Home Health Care Careers


Homemakers assist the elderly and disabled with general housekeeping and daily tasks. Typically, homemakers require no training, and are not allowed to do any personal or medical care.

Home Health Aides

Home health aides and personal care assistants assist patients with activities of daily living. They may help patients with bathing, dressing and feeding. In most states, home health aides must take a training course to become certified.

Community Nurses

There are many specialties within home nursing careers. Nurses may visit newborns after they've been discharged from the hospital, follow up on patients who are recovering from surgery or care for the elderly or terminally ill. Nurses who work in the home must meet state requirements for licensing and registration.

Therapy Aides

Physical, occupational and speech therapy aides work with three basic populations: children under 3 who need special services, patients recovering at home after an injury, illness or stroke, and elderly patients who do not require nursing home care. They generally work under the supervision of a licensed therapist and must be certified.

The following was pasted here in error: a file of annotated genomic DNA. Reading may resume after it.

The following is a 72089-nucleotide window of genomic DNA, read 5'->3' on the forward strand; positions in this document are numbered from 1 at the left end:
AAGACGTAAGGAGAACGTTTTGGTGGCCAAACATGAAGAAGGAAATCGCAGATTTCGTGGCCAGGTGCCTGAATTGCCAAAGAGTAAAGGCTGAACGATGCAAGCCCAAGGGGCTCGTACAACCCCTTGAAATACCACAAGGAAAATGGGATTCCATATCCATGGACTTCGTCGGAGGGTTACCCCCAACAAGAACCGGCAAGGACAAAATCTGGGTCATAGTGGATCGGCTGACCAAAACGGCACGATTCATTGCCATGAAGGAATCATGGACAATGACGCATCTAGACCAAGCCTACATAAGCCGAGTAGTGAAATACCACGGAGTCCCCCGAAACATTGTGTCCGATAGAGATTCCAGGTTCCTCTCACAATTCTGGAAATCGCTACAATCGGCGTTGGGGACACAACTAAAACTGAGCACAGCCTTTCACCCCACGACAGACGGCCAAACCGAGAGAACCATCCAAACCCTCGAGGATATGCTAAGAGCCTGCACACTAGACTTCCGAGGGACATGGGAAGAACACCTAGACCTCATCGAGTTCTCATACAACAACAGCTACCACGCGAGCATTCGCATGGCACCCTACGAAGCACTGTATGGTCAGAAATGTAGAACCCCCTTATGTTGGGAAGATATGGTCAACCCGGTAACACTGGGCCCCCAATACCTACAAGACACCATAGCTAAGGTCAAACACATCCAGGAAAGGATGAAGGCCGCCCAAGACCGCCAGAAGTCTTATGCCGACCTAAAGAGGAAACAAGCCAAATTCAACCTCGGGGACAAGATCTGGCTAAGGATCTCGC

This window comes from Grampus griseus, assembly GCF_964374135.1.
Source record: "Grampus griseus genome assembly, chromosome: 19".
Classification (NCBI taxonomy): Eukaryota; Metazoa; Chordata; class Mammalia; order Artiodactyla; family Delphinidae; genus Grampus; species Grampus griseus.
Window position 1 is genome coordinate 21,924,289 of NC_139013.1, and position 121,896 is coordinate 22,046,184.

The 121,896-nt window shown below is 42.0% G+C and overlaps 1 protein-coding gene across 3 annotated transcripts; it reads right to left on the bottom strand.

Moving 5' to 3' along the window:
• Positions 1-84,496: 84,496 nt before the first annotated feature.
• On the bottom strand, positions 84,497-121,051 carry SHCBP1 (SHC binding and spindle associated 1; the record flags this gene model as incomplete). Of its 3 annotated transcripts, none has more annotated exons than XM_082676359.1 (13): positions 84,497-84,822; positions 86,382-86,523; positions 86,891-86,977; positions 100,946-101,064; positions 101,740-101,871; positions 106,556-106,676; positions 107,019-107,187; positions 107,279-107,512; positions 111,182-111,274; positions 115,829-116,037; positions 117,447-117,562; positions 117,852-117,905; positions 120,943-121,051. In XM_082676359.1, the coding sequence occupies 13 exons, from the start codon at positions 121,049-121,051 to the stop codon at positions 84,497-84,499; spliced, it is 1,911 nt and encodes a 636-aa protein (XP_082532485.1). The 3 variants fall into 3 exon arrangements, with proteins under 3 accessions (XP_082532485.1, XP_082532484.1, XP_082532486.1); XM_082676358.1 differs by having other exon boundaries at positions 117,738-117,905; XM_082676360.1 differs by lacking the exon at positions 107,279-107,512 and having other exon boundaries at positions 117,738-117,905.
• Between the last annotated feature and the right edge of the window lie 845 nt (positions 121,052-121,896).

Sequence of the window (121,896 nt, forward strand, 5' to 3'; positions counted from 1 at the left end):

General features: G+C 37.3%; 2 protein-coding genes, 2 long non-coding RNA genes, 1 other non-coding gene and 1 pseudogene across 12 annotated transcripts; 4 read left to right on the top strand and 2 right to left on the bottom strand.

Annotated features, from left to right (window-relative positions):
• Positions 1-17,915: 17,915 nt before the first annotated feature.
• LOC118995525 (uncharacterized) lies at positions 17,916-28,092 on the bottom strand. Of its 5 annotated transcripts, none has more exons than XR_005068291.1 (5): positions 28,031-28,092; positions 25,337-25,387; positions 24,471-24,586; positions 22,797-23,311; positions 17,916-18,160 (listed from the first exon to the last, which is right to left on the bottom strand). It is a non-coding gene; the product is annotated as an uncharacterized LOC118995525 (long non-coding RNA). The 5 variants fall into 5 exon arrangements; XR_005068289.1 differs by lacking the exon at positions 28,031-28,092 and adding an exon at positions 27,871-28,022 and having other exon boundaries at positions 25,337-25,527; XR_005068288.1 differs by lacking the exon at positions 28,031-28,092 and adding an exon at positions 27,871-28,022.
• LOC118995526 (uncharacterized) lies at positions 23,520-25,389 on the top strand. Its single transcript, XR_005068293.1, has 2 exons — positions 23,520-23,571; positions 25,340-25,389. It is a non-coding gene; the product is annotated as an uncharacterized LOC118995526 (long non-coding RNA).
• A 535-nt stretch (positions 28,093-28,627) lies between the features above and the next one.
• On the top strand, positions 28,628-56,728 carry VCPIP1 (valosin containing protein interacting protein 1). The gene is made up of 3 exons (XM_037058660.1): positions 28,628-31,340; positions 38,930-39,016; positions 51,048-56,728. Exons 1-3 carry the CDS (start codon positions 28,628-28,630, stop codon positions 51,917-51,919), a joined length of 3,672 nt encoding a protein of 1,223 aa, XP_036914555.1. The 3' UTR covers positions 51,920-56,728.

Licensed Therapists

Licensed therapists provide speech therapy, occupational therapy and physical therapy to many different populations. The most common are special needs children, especially those from birth to 3 years, and patients recovering from surgery, accidents or stroke. They may work directly with patients throughout their care, or meet with patients to develop a care plan which will be carried out by certified therapy aides.

Case Managers

Case managers are an essential part of the home health care delivery system. They work with patients and their families to determine what care each family needs, then coordinate schedules and assignments to ensure that the needed services are delivered. In-home health care used to be reserved for patients who could afford to pay for private nursing, but that's no longer true. Research by the health insurance industry has found that treating patients in their homes is usually less expensive than a lengthy hospital or nursing home stay. Patients who don't require round-the-clock medical care or supervision often recover faster than patients treated in hospital settings. The cost savings and improved outcomes have made managed home health care an attractive option for both patients and providers, and opened the door to many home health care careers.